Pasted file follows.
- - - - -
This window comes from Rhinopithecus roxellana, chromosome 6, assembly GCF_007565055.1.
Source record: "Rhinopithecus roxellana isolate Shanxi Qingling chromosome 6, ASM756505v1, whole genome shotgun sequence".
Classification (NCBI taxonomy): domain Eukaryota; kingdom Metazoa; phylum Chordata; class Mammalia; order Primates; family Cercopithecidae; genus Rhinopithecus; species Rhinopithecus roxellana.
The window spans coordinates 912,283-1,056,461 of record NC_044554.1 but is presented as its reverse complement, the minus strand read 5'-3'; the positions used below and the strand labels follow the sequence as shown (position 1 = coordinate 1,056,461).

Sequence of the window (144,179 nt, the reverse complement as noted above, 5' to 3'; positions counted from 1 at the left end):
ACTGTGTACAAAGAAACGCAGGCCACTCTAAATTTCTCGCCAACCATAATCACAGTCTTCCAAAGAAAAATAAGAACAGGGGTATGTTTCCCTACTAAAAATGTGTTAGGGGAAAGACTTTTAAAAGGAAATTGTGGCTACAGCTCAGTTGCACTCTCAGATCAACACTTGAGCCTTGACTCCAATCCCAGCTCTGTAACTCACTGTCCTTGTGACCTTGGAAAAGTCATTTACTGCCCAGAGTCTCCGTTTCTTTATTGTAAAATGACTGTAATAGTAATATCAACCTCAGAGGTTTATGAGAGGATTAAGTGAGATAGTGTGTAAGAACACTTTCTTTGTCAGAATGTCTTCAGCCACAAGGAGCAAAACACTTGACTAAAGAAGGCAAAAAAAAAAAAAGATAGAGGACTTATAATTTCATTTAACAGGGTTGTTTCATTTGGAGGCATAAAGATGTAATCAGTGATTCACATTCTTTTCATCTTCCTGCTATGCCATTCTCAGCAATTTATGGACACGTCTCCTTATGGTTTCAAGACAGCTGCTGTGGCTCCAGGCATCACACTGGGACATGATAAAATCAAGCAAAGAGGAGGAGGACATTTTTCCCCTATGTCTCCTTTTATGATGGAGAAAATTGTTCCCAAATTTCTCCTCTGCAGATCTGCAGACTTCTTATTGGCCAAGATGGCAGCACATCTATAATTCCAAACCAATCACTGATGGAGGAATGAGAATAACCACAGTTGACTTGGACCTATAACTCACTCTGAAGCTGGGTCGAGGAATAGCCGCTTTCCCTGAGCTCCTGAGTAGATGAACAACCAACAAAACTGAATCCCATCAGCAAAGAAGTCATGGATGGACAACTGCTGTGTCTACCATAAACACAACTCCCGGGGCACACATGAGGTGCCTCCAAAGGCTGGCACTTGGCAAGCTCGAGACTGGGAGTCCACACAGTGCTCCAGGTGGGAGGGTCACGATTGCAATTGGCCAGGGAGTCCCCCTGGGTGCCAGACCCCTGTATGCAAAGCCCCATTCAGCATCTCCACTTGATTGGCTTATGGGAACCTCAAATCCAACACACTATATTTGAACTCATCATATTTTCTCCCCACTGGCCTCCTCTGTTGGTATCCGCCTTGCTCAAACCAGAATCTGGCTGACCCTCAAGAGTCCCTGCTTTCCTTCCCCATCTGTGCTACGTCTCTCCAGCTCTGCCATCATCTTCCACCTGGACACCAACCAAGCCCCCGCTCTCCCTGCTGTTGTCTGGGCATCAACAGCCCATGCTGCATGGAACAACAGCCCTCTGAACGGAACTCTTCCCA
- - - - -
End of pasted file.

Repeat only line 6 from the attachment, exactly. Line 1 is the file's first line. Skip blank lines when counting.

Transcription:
ACTGTGTACAAAGAAACGCAGGCCACTCTAAATTTCTCGCCAACCATAATCACAGTCTTCCAAAGAAAAATAAGAACAGGGGTATGTTTCCCTACTAAAAATGTGTTAGGGGAAAGACTTTTAAAAGGAAATTGTGGCTACAGCTCAGTTGCACTCTCAGATCAACACTTGAGCCTTGACTCCAATCCCAGCTCTGTAACTCACTGTCCTTGTGACCTTGGAAAAGTCATTTACTGCCCAGAGTCTCCGTTTCTTTATTGTAAAATGACTGTAATAGTAATATCAACCTCAGAGGTTTATGAGAGGATTAAGTGAGATAGTGTGTAAGAACACTTTCTTTGTCAGAATGTCTTCAGCCACAAGGAGCAAAACACTTGACTAAAGAAGGCAAAAAAAAAAAAAGATAGAGGACTTATAATTTCATTTAACAGGGTTGTTTCATTTGGAGGCATAAAGATGTAATCAGTGATTCACATTCTTTTCATCTTCCTGCTATGCCATTCTCAGCAATTTATGGACACGTCTCCTTATGGTTTCAAGACAGCTGCTGTGGCTCCAGGCATCACACTGGGACATGATAAAATCAAGCAAAGAGGAGGAGGACATTTTTCCCCTATGTCTCCTTTTATGATGGAGAAAATTGTTCCCAAATTTCTCCTCTGCAGATCTGCAGACTTCTTATTGGCCAAGATGGCAGCACATCTATAATTCCAAACCAATCACTGATGGAGGAATGAGAATAACCACAGTTGACTTGGACCTATAACTCACTCTGAAGCTGGGTCGAGGAATAGCCGCTTTCCCTGAGCTCCTGAGTAGATGAACAACCAACAAAACTGAATCCCATCAGCAAAGAAGTCATGGATGGACAACTGCTGTGTCTACCATAAACACAACTCCCGGGGCACACATGAGGTGCCTCCAAAGGCTGGCACTTGGCAAGCTCGAGACTGGGAGTCCACACAGTGCTCCAGGTGGGAGGGTCACGATTGCAATTGGCCAGGGAGTCCCCCTGGGTGCCAGACCCCTGTATGCAAAGCCCCATTCAGCATCTCCACTTGATTGGCTTATGGGAACCTCAAATCCAACACACTATATTTGAACTCATCATATTTTCTCCCCACTGGCCTCCTCTGTTGGTATCCGCCTTGCTCAAACCAGAATCTGGCTGACCCTCAAGAGTCCCTGCTTTCCTTCCCCATCTGTGCTACGTCTCTCCAGCTCTGCCATCATCTTCCACCTGGACACCAACCAAGCCCCCGCTCTCCCTGCTGTTGTCTGGGCATCAACAGCCCATGCTGCATGGAACAACAGCCCTCTGAACGGAACTCTTCCCA